It's good to let the golden moments of childhood come flooding back sometimes. For many kids and kids at heart, Disney Channel is a big part of growing up. As an elementary or middle school kid, one might not think too intensely about the premise of each popular show at the time. In retrospect, Disney had a few go-to recipes for their most popular shows.
Doesn't the superstar life depicted on Hannah Montana resemble that of The Famous Jett Jackson? What about kids acting on a sketch show in Sonny with a Chance or dancing on a dance show in Shake it Up? Then there's the supernatural in That's So Raven and Wizards of Waverly Place. While these shows were well-loved, they show some repetition and point to fantasy, not reality. When Disney wasn't working their magic on extravagant characters, they were making up kids who were just like us. Here are ten shows with kids we could all relate to on Disney Channel.
10 Boy Meets World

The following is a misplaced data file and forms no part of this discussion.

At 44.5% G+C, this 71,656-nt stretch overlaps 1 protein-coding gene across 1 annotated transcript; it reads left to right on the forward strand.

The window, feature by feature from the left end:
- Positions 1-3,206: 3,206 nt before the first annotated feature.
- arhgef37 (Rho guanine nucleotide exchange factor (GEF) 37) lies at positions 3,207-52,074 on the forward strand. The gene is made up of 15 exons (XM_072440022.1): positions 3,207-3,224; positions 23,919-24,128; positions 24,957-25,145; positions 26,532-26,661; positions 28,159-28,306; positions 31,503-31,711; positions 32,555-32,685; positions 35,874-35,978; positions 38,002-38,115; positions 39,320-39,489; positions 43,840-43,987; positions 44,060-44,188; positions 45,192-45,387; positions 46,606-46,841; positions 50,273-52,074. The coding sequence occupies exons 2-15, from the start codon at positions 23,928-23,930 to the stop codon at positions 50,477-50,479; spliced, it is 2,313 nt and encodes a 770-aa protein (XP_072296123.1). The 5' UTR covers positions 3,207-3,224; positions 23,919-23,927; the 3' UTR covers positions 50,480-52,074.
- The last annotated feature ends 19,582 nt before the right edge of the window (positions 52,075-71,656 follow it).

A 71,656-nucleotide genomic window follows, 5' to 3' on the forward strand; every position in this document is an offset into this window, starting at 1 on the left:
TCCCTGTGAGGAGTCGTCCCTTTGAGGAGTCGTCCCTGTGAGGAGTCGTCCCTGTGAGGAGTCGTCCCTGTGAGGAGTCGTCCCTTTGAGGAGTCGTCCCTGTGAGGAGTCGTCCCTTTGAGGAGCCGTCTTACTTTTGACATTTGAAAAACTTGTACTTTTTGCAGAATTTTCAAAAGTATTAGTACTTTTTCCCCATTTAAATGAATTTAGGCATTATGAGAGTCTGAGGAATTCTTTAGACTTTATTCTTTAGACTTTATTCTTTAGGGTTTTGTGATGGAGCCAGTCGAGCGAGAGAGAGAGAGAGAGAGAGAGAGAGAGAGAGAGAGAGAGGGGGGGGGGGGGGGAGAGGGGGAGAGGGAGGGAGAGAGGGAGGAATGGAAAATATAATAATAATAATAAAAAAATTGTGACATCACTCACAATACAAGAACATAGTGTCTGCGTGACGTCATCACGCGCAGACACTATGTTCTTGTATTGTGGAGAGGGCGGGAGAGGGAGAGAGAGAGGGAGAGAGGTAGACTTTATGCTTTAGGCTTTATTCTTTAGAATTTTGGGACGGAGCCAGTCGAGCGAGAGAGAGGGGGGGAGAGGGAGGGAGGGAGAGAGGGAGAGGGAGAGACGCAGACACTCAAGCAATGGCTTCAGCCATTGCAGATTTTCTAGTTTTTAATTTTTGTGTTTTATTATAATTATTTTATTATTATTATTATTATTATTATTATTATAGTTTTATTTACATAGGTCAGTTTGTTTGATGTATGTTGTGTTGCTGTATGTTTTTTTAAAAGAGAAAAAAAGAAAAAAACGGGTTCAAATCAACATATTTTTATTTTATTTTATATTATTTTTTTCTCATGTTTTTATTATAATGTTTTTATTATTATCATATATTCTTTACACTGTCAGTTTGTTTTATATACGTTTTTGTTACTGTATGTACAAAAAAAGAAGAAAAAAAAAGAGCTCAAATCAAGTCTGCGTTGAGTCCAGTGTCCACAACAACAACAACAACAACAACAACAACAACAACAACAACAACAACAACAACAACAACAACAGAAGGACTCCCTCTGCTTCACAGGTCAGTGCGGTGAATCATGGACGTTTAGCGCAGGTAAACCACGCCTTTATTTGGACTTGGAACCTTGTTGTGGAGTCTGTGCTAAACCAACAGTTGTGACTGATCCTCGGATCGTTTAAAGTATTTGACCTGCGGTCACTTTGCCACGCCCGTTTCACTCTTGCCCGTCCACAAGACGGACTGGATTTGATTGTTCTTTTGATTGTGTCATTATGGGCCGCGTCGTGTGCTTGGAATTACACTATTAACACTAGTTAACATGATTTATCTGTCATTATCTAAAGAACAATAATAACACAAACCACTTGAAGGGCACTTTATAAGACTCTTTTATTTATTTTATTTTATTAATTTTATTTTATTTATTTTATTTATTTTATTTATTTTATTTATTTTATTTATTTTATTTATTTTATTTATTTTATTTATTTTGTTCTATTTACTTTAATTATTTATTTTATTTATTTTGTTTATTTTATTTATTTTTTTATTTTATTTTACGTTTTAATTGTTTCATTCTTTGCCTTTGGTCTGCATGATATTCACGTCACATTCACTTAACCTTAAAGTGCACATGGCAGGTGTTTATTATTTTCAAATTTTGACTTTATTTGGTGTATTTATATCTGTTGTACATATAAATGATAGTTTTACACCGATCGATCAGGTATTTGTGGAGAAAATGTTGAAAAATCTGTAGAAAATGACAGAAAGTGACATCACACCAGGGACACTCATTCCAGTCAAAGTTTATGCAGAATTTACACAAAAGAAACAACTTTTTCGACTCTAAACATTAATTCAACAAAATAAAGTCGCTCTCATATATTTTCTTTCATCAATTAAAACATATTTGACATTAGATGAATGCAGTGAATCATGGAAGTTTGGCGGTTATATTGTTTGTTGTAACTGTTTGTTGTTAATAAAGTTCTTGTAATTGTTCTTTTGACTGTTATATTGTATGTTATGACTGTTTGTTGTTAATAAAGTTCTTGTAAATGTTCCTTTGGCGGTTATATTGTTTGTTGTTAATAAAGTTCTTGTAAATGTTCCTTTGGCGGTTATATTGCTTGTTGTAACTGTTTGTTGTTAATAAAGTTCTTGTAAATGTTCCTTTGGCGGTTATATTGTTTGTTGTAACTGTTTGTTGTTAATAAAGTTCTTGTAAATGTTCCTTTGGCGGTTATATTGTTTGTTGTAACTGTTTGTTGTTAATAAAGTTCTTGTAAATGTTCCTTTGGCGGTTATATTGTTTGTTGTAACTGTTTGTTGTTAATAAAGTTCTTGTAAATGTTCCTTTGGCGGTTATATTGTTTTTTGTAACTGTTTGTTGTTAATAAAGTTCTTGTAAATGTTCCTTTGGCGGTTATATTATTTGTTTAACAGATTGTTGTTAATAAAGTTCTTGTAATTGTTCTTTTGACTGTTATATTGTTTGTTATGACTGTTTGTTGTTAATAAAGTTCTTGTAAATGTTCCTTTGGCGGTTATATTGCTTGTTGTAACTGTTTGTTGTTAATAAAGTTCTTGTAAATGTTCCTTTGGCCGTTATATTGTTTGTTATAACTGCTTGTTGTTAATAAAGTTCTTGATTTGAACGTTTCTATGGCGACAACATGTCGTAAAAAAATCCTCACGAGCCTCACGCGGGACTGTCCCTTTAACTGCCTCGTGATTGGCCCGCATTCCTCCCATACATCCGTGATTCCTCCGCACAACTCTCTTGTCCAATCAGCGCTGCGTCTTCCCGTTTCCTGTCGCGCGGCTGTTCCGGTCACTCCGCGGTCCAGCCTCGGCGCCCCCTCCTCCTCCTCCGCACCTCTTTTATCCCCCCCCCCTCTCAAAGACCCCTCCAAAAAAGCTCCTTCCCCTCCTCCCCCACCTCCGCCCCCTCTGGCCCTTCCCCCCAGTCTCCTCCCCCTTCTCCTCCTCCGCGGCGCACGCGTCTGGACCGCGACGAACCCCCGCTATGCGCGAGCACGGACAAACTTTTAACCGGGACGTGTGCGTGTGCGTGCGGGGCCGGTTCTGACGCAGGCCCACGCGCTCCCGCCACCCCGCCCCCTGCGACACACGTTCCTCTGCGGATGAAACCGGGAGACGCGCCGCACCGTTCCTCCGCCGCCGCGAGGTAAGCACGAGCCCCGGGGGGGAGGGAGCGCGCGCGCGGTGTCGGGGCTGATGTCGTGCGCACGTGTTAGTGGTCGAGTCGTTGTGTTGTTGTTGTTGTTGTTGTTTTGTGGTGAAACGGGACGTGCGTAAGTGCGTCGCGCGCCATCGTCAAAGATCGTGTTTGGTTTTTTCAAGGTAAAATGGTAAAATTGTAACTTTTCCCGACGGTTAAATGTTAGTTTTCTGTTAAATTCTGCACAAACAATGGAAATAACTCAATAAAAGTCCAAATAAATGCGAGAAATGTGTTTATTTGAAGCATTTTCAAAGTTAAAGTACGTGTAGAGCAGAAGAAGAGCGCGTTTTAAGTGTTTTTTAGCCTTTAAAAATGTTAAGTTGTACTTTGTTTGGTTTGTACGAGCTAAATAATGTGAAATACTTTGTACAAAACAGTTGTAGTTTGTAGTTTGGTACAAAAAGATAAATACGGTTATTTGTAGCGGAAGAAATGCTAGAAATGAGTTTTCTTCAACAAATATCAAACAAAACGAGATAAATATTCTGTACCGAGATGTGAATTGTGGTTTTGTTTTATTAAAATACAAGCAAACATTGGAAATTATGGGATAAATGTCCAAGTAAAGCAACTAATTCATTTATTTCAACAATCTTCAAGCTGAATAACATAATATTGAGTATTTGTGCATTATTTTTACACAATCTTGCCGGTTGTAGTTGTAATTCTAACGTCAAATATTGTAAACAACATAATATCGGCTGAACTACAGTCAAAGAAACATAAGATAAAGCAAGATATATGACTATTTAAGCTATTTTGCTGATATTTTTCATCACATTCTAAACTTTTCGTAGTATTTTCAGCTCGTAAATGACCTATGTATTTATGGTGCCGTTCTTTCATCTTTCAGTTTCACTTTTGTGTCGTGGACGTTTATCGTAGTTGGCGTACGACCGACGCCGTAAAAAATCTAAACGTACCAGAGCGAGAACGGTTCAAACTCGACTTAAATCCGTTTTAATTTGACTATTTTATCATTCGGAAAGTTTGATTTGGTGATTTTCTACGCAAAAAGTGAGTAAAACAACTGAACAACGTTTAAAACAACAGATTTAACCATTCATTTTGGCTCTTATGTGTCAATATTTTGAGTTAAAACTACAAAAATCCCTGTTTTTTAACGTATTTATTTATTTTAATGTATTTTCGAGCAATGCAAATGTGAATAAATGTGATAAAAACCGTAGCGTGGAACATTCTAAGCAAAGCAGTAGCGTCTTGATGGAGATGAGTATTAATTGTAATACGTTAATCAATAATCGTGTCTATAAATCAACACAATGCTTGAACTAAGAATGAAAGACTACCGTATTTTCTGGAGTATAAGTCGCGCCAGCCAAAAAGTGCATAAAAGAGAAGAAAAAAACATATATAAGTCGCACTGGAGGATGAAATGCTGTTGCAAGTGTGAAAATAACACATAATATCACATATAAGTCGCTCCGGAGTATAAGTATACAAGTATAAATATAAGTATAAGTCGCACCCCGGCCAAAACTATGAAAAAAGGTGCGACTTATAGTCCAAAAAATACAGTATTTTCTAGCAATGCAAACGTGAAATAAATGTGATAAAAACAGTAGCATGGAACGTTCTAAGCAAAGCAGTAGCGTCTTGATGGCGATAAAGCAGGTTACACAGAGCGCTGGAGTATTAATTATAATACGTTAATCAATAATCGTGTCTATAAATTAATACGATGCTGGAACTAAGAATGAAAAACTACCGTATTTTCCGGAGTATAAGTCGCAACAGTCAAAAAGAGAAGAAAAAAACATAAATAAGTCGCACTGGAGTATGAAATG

Boy Meets World was a 1990s ABC TGIF show, not a Disney Channel show. However, it was syndicated on Disney Channel for many years after its first run on ABC. It is still one of the most relatable and enjoyable teen shows of all time. Cory, Topanga, and Shawn are versatile characters whose actors show equal comedy and depth.
Cory and Eric's relationship as brothers is an important facet of the show. The series started with Cory and his friends in the sixth grade with their teacher, Mr. Feeny, who followed them all the way to college. This show delivered so many wise sayings, laughs, and tears throughout its run. Thank goodness it has had a steady streaming history.
9 Flash Forward
"In kindergarten, you can totally embarrass yourself one day, and the next day, nobody remembers. In eighth grade, one false step can ruin your whole life. And nothing can fix it, ever." As depressing as that sounds, most middle schoolers have thoughts like this from time to time.
That's what Flash Forward was all about. Best friends Tucker (Ben Foster) and Becca (Jewel Staite) break the fourth wall and explain how their lives have changed since they were small children. Their school experience reflects the fact that growing up is tough, even in the late '90s. Flash Forward was the very first Disney Channel Original Series.
8 Even Stevens